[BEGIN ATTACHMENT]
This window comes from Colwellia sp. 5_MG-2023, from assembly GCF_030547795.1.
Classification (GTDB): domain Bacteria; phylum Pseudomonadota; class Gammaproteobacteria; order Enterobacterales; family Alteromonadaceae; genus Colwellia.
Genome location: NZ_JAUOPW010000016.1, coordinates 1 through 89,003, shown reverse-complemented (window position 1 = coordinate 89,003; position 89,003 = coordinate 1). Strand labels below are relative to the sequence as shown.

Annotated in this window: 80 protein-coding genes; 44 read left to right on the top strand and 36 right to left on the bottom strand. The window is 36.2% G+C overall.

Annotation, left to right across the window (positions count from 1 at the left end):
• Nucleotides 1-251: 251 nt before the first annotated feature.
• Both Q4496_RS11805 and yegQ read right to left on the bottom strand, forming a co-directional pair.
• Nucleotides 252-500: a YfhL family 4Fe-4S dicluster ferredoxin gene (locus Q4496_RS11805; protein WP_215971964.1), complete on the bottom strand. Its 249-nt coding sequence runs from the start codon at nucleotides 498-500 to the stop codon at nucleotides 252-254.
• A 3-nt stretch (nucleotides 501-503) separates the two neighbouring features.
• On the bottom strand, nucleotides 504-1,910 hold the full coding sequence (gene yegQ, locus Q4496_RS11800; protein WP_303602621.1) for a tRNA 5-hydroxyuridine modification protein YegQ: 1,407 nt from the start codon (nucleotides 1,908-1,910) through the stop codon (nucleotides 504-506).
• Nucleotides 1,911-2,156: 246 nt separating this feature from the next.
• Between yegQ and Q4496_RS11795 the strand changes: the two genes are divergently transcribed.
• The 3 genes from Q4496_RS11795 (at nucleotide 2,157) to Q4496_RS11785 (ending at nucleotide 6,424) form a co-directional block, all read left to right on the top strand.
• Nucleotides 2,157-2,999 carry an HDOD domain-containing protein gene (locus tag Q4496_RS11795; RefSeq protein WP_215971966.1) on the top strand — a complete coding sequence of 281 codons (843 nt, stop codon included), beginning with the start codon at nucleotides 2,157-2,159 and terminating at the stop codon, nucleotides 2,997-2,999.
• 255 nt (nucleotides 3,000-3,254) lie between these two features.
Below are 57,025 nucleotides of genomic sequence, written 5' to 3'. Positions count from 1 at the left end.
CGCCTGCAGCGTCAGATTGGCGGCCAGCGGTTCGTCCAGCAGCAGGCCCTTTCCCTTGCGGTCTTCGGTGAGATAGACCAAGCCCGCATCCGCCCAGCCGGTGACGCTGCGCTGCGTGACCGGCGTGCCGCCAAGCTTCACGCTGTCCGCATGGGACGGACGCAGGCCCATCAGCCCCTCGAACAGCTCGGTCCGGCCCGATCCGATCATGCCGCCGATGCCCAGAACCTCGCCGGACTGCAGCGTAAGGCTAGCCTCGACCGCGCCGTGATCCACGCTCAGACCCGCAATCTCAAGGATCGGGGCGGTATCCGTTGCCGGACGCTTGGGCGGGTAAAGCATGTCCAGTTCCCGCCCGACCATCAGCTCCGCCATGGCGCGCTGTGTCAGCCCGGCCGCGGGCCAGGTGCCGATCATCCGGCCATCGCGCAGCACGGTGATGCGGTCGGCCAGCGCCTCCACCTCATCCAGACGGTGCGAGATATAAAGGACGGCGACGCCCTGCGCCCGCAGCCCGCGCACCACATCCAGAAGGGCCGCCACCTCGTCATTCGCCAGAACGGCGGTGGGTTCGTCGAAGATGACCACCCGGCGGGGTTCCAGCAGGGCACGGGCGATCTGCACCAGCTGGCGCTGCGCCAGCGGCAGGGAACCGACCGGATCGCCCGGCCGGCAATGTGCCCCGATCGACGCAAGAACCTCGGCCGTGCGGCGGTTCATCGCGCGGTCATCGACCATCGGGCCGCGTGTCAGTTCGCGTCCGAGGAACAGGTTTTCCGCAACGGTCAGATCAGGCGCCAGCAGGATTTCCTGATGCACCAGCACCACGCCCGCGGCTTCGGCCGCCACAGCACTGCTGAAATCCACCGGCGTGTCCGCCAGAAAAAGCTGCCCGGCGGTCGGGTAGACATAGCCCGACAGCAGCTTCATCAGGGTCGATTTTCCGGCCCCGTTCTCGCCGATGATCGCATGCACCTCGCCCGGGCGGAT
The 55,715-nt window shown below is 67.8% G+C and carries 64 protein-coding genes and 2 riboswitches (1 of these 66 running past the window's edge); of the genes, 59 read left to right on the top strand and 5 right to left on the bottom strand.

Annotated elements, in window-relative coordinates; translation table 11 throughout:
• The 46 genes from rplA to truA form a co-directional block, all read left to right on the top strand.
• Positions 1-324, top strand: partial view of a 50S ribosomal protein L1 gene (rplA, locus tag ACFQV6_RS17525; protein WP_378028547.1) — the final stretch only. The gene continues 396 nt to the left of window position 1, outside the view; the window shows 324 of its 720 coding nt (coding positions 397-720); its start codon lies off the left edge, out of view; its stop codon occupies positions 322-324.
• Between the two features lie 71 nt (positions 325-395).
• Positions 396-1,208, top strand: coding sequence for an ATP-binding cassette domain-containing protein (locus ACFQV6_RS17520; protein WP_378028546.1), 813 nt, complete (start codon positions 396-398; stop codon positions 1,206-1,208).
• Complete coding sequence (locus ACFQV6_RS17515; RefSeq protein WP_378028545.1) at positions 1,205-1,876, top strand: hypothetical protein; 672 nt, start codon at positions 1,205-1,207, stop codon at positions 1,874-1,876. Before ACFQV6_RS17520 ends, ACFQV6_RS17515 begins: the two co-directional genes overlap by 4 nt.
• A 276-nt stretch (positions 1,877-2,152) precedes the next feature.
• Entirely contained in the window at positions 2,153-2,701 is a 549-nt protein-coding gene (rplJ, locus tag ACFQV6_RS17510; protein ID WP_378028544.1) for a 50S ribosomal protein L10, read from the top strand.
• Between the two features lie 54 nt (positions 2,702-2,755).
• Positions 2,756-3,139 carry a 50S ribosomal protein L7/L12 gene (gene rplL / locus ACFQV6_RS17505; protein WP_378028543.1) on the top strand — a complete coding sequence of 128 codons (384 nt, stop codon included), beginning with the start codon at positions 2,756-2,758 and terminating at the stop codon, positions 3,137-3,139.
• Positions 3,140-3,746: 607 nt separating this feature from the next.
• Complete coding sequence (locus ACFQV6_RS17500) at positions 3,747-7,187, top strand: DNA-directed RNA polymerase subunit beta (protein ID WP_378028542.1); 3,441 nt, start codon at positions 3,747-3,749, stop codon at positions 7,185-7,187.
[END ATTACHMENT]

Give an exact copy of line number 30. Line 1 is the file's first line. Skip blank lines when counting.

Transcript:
• Complete coding sequence (locus ACFQV6_RS17500) at positions 3,747-7,187, top strand: DNA-directed RNA polymerase subunit beta (protein ID WP_378028542.1); 3,441 nt, start codon at positions 3,747-3,749, stop codon at positions 7,185-7,187.